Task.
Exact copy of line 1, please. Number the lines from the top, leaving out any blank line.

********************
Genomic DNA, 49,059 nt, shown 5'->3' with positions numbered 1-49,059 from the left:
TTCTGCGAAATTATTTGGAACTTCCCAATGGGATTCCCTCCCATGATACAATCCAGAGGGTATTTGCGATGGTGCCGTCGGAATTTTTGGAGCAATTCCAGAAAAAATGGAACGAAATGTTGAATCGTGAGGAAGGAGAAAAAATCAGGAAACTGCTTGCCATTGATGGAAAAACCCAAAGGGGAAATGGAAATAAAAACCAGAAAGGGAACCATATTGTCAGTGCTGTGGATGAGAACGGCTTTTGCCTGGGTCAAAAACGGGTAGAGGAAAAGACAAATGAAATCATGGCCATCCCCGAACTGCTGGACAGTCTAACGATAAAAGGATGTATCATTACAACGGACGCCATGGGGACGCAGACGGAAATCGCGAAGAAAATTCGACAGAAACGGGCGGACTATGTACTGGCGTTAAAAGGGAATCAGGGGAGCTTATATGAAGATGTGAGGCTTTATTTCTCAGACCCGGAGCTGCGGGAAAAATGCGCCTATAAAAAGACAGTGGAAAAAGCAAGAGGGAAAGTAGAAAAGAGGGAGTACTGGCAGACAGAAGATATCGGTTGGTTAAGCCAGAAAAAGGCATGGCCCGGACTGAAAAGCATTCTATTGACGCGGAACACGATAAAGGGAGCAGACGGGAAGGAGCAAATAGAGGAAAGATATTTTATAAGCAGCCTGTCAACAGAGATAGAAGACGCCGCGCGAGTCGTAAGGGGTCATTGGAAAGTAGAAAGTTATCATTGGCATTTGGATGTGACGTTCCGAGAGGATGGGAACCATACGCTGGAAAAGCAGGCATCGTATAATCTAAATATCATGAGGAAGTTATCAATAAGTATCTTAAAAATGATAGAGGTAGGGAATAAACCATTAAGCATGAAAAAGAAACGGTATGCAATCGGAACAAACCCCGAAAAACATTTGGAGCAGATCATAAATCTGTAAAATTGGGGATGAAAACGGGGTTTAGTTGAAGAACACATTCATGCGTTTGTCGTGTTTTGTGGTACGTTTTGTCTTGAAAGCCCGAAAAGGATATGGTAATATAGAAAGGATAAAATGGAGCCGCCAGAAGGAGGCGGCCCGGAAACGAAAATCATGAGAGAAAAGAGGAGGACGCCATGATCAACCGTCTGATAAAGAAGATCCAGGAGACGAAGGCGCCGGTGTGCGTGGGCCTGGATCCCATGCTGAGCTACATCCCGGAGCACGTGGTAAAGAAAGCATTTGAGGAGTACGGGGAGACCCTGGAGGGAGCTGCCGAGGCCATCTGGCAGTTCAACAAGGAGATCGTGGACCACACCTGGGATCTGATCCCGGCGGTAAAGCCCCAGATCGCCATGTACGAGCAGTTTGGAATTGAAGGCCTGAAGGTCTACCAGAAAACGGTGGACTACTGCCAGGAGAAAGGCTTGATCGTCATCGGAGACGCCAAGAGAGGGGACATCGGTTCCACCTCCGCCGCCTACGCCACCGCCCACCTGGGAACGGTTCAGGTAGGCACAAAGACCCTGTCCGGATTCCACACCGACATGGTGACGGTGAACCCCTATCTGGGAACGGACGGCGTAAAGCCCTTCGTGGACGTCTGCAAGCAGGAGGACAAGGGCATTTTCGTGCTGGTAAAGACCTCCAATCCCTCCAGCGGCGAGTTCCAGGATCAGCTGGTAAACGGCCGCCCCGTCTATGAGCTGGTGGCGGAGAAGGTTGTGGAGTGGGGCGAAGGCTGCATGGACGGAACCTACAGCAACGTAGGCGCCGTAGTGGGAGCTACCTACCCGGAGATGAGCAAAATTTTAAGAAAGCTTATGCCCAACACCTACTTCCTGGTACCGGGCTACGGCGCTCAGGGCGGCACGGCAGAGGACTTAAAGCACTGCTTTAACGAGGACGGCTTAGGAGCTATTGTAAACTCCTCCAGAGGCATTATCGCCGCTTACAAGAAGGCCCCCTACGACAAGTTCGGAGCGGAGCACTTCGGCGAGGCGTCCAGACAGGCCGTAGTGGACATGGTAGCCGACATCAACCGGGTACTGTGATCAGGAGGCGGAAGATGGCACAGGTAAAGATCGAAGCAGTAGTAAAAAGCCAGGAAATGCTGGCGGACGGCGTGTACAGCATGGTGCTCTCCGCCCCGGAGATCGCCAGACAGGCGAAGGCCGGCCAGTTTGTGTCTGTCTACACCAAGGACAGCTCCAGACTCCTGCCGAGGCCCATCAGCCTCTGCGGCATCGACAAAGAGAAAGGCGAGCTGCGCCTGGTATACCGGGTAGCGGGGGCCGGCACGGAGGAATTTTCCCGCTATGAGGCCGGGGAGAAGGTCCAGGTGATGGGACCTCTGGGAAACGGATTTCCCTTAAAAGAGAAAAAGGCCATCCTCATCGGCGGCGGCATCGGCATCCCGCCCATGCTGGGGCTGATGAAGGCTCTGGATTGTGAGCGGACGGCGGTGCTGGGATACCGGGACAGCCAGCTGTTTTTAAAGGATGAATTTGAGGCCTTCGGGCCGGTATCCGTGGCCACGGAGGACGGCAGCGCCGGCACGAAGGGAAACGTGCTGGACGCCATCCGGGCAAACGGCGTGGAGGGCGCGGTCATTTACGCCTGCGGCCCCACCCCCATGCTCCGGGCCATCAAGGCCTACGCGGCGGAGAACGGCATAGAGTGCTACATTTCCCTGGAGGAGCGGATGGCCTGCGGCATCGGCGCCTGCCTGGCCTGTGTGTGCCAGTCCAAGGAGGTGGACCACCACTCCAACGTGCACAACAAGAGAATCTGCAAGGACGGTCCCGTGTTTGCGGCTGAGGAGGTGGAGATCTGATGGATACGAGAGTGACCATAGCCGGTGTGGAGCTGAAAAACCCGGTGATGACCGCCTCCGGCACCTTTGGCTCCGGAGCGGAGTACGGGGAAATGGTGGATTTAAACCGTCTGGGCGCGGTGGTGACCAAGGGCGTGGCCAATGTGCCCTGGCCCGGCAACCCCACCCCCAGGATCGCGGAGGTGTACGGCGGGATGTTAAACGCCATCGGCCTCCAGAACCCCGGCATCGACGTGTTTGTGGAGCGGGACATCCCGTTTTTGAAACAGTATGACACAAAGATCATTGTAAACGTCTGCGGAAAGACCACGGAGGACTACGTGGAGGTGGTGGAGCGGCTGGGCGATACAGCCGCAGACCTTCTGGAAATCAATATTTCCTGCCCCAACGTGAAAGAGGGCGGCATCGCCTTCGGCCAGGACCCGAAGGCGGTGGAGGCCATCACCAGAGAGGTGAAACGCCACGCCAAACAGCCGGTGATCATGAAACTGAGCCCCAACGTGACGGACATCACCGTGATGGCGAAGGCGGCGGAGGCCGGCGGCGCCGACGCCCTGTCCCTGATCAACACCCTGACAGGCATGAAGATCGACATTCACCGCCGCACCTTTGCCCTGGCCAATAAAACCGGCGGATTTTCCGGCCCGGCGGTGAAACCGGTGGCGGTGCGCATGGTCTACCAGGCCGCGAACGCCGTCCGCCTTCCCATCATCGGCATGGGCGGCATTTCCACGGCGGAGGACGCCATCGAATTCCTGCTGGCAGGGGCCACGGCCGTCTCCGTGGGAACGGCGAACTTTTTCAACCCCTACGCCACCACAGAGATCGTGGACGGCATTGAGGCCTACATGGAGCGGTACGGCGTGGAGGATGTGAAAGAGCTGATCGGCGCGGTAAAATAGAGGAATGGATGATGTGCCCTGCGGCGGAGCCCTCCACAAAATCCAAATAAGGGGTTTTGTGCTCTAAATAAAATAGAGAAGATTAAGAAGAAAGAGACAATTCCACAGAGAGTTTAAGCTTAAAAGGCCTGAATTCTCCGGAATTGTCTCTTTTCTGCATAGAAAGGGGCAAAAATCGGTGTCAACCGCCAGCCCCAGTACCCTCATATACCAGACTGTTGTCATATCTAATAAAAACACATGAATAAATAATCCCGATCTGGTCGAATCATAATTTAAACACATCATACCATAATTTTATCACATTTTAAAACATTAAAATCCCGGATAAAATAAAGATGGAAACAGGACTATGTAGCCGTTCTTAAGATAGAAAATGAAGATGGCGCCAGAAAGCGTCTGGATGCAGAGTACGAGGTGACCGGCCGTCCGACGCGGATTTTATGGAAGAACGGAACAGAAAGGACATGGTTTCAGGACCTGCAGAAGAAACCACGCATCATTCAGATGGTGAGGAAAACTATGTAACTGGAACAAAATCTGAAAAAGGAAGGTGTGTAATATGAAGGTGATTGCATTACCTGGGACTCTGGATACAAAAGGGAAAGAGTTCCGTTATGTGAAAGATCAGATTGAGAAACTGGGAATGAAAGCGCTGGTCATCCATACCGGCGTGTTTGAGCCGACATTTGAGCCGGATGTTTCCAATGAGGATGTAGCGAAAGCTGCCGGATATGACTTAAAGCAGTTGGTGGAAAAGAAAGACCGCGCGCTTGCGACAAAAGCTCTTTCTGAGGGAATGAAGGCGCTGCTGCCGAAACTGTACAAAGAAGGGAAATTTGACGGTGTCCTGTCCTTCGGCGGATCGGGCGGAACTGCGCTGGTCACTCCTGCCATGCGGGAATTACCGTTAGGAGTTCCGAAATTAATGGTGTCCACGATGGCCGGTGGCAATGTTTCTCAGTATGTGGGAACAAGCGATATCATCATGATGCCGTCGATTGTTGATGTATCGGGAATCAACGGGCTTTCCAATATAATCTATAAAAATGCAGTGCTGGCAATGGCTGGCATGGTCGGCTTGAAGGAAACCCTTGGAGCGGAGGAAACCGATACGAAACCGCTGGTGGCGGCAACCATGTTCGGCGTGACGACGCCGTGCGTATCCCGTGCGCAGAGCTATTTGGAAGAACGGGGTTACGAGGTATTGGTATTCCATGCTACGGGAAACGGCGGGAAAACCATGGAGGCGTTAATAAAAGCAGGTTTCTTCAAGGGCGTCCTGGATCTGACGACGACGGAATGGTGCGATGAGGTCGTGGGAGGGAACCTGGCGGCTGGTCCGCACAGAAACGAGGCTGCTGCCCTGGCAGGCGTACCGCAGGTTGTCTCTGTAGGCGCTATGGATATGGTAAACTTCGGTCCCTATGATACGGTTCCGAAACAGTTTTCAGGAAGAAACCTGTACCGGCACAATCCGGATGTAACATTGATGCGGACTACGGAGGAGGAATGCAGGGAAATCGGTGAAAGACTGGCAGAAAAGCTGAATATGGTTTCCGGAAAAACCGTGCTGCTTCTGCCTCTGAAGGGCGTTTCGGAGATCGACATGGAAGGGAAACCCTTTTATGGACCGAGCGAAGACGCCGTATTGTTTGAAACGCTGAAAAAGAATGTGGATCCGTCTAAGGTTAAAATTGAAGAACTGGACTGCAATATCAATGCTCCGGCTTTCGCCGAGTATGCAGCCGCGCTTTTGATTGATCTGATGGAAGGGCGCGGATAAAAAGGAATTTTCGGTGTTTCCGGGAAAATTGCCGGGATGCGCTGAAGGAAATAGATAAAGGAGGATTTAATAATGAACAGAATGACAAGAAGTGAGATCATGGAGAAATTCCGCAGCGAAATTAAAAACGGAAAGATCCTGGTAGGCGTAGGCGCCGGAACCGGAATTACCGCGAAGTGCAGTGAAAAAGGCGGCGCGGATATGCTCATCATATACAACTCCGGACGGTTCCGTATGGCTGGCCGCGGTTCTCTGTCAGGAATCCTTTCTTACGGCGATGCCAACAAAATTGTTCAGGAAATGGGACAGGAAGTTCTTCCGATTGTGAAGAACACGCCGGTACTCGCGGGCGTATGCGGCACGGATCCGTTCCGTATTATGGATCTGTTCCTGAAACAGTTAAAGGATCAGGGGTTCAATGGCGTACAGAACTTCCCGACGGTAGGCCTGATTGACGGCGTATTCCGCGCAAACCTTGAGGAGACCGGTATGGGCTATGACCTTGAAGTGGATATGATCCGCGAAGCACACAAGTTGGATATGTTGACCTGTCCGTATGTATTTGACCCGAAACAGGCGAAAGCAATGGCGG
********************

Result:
Genomic DNA, 49,059 nt, shown 5'->3' with positions numbered 1-49,059 from the left: